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American Astronaut Frank Rubio Sets Records in Historic Space Return

Rubio's Year-Long Journey: Triumph, Challenges, and International Collaboration


In a momentous return to Earth, US astronaut Frank Rubio, accompanied by Russian cosmonauts Sergey Prokopyev and Dmitry Petelin, touched down in the vast steppe of Kazakhstan on Wednesday. Their triumphant return followed an unprecedented journey that shattered records and marked a significant milestone in space exploration.

The trio’s journey back to Earth commenced with the undocking of their Soyuz MS-23 capsule from the International Space Station (ISS), taking place a minute ahead of schedule. It took approximately three and a half hours for the capsule to navigate its descent, ultimately landing southeast of Zhezqazghan.

A jubilant Rubio, aged 47, emerged from the capsule with a beaming smile, expressing his relief at being back on Earth. By his side were Russian cosmonauts Sergey Prokopyev, 48, and Dmitry Petelin, 40, who were equally ecstatic about their safe return to the planet’s surface.

When asked about their well-being, Rubio enthusiastically commented, “Fantastic, yeah, everybody did really well.” Rubio was presented with a traditional Russian matryoshka doll, while Prokopyev, holding a watermelon he had requested upon landing, displayed a broad smile. In response to a question about his most precious souvenir from space, Prokopyev humorously replied, “A good mood.”

Russian mission control, stationed at Star City outside Moscow, confirmed that the crew members were in excellent health after their extraordinary journey. Their landing occurred precisely on schedule at 1117 GMT.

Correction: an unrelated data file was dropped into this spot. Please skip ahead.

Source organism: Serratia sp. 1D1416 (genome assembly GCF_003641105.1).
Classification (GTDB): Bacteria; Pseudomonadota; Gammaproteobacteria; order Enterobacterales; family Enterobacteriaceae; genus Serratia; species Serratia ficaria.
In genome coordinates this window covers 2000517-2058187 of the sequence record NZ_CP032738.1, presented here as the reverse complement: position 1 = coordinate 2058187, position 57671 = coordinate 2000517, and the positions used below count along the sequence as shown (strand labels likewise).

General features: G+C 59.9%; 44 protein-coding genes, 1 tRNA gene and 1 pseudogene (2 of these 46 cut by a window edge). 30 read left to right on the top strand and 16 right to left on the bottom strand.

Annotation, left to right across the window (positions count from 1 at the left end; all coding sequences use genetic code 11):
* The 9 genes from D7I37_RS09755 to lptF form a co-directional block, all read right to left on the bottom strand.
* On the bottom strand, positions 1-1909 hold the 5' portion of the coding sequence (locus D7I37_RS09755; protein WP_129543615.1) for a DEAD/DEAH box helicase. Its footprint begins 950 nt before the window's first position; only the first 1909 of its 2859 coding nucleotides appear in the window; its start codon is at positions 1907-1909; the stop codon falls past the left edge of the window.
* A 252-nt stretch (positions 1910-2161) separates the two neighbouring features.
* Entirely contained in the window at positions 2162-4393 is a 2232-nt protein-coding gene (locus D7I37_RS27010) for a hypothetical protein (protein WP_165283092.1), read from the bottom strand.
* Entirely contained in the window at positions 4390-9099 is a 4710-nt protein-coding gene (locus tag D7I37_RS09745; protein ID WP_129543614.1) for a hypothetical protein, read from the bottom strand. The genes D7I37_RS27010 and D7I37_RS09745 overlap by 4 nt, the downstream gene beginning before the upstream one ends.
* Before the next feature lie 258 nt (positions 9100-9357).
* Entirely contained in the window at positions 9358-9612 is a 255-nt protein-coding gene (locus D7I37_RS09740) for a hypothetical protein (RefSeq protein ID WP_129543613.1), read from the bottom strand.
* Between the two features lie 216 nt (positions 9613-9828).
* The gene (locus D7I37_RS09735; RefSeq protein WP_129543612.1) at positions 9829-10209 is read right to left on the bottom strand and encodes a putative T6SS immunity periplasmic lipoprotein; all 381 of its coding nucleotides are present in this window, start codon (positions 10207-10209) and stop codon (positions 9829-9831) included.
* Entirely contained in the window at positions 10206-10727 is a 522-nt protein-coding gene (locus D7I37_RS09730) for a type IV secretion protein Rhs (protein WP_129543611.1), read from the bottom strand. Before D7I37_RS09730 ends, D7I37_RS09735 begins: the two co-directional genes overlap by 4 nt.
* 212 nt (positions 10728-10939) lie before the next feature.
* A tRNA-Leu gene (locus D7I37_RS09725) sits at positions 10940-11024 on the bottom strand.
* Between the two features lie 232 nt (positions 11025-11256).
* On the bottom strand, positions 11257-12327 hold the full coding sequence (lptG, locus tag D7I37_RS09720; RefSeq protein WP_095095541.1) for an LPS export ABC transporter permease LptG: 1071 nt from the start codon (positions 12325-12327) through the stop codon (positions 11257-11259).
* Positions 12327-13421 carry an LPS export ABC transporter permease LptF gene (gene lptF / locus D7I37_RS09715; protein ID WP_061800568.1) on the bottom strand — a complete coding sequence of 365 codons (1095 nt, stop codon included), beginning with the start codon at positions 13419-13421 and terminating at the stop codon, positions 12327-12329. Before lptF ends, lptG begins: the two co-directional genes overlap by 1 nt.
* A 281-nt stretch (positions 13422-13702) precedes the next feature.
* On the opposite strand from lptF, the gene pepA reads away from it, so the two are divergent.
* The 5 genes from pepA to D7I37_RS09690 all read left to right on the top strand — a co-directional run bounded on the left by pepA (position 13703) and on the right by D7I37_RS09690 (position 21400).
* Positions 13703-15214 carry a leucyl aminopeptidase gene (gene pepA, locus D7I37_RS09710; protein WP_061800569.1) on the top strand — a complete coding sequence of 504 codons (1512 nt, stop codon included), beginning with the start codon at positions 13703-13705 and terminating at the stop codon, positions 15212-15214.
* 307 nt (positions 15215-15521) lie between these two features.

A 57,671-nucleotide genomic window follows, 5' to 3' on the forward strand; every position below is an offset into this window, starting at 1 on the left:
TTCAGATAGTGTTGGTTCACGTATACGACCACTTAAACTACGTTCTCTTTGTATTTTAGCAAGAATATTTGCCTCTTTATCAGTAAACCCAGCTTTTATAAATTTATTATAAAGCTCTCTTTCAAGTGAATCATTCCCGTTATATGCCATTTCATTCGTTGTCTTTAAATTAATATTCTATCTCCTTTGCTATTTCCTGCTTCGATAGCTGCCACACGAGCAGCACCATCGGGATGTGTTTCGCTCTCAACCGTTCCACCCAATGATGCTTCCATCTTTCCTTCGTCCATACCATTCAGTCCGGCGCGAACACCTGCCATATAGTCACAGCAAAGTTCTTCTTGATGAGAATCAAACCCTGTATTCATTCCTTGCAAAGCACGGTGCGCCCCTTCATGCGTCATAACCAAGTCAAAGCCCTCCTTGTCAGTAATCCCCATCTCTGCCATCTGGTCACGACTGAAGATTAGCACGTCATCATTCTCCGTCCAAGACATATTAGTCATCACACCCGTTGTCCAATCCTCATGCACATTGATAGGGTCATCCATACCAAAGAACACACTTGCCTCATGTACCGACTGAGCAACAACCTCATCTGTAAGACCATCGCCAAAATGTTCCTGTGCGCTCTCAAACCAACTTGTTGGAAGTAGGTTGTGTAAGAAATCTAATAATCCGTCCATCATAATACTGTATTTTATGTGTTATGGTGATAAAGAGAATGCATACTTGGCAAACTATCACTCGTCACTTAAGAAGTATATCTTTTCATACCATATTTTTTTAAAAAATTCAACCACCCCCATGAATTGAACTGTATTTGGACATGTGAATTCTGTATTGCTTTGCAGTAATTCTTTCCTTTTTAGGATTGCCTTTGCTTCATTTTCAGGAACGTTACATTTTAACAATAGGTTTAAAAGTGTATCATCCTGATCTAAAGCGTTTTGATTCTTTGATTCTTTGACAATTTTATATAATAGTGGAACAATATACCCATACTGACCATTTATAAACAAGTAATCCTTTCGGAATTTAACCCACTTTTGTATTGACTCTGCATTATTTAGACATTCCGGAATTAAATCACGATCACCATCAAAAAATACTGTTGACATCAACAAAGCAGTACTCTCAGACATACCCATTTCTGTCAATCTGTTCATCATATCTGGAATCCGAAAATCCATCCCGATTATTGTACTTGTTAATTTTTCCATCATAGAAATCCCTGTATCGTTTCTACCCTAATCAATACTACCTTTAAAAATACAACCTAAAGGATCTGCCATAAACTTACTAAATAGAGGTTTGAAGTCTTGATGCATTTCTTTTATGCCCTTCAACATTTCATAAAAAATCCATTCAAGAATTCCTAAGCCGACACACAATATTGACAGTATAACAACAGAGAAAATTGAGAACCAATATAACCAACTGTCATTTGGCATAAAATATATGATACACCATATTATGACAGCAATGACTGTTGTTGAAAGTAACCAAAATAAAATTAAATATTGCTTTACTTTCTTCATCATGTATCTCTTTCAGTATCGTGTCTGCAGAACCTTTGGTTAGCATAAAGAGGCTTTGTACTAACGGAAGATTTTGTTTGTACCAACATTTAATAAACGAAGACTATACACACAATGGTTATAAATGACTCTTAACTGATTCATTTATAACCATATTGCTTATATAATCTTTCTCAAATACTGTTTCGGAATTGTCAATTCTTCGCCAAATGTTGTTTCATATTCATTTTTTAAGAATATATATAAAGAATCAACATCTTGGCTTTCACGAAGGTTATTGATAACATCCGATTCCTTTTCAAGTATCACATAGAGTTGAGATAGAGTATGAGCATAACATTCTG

Frank Rubio’s journey into the annals of space exploration history began when he surpassed the previous NASA record for consecutive days spent in space, previously held by now-retired US astronaut Mark Vande Hei, who spent 355 days in orbit. Rubio’s remarkable feat also established him as the first American to complete a full year in space.

However, while Rubio’s achievement is impressive, it falls short of the world record held by Russia’s Valeri Polyakov, who spent an astounding 437 consecutive days and 18 hours aboard the Mir space station between January 1994 and March 1995. Polyakov, a legendary figure in space exploration, passed away last September at the age of 80.

Roscosmos, the Russian space agency, noted that Sergey Prokopyev’s cumulative time spent in space exceeded 567 days, encompassing multiple missions.

Frank Rubio’s journey to the stars had an unlikely beginning. Born to Salvadoran parents in Los Angeles, he spent his formative years in Miami. Prior to becoming an astronaut, Rubio achieved certification as a family physician and flight surgeon. He also served as a US Army special forces officer and earned distinction as a decorated Blackhawk helicopter pilot, participating in combat missions in Bosnia, Afghanistan, and Iraq.

Speaking to reporters from space eight days before his return to Earth, Rubio admitted that had he known in advance that his mission would extend for at least a year, he might have declined the opportunity due to family obligations. Nevertheless, he expressed gratitude and humility, acknowledging the honor of his mission’s extension.

Rubio anticipates that it will take several months to fully readjust to life on Earth, especially regaining his sense of balance and strength after an extended stay in microgravity. He eagerly looks forward to the tranquility of his backyard, a stark contrast to the constant hum of machinery aboard the ISS.

The return of Rubio, Prokopyev, and Petelin marks the end of an extraordinary chapter in space exploration, a testament to human endurance and the spirit of international cooperation that thrives in the cosmos. Their achievements will undoubtedly inspire future generations of astronauts and scientists to push the boundaries of human exploration even further.

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